Kathleen Tracy | HealthGreatness

It’s been long known that a regular exercise regimen, such as aerobic and weight training, keeps our bodies fit and can add years to our lives. Now a number of studies suggest that training our brains can also help us live longer.

Training And Development

For example, optimists live longer than their pessimistic, glass-half-empty counterparts. According to the National Institutes of Health’s Women’s Health Initiative, a 15-year study of more than 100,000 women concluded the cheerier participants were 14 percent less likely to die that sullen Sallies. A similar study at Mayo Clinic determined on average, being optimistic can add more than seven years to your life.

Washington, DC psychologist Andrea Bonior says the value of training the brain to be happier is basic science: too much of the stress hormone cortisol may lead to chronic pain, depression, inability to think clearly, and heart problems all of which can potentially shortening your life—as well as making you a Gloomy Gus.

If you are a naturally pessimistic-leaning person, you can train your brain to be optimistic in a matter of weeks through some simple daily exercises, including:

• Practice visualizing happy events or moments. Bonior explains, “Imagining yourself in a hammock on the beach can have an immediate, relaxing effect on the body that makes it more difficult to stay focused on the negative.”

Romantic Couple Relaxing In Beach Hammock

• If you feel stressed or overwhelmed, skip the energy drink and take a nap. A study conducted at Allegheny College found that a 45-minute nap can lower blood pressure. Plus, lack of adequate sleep is a serious, ubiquitous problem among Americans and chronic sleep deprivation can cause aging at the cellular. So taking a nap refreshes the mind and the body.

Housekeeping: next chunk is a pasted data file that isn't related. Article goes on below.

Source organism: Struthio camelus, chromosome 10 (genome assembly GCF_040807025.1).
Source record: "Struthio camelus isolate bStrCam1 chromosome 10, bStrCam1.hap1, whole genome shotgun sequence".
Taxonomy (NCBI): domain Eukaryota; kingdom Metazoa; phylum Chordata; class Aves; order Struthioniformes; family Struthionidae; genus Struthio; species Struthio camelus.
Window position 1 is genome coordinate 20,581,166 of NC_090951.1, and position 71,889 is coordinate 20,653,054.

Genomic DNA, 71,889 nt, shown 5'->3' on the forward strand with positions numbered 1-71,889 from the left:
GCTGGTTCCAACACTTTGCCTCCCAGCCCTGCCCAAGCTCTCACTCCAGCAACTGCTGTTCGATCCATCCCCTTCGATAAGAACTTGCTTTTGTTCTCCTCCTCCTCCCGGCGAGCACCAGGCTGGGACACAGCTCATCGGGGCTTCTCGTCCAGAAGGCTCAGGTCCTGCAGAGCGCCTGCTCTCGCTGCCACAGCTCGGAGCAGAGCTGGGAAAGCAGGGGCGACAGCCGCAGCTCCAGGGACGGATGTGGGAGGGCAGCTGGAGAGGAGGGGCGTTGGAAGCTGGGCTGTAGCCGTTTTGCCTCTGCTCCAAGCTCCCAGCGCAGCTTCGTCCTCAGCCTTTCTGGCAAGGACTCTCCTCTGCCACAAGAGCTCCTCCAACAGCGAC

• Some people have found their inner optimist using brainwave entertainment, which uses sound to synchronize brainwaves with a desired frequency. Think of it as biofeed back 2.0. Proponents say using brainwave entertainment to elicit Alpha waves, the brain frequency associated with relaxation, will replace stress and pessimism with repose and optimism.

• For the less gadget-mined, listening to music can also induce the brain to relax. Music therapy is a growing field of health care used to help with pain management, alleviate depression, and ease stress.

• Meditation has been around thousands of years and for good reason. Using slow, rhythmic breathing and relaxation techniques, the brain is nudged into the alpha level where meditation works best. In many ways, meditation is the ultimate power of suggestion: if our brains imagine it to be vividly enough, our body will follow suit. We can eliminate negative thoughts and replace them with a positive, optimistic outlook.

Studies also suggest that an active brain is a happy brain so we should never stop learning or challenging our brains. Brain fitness is essential healthful aging and longevity. Several studies have shown that those who are more educated enjoy better mental functioning and are less likely to develop dementia as they age. This does not mean you have to go back to college, although that is a great option. Learning simply means exposing the brain to new experiences, such as the following:

• Tackle some DIY projects. Picking up new skills to retile your bathroom or install a wood laminate floor in your home office will challenge your mind.

• Volunteer. Many non-profits don’t care if you have no experience; they just need willing bodies. So here you can combine training your brain with helping your

• Learn a new activity or sport such as darts, pool, or poker.

• Take music lessons. It’s never too late to learn to play the piano or guitar.

Young woman playing guitar indoors on sunny day

• Play games and do puzzles.

Training your brain to be optimistic and stay sharp will not only help you live longer, it will also help you live better.


About The Author

Kathleen Tracy, a journalist and the author of more than eighty books, has written extensively on science, medical, and technology related subjects from stem cell research and behavioral drugs to smart energy and ecology. Find her on Google+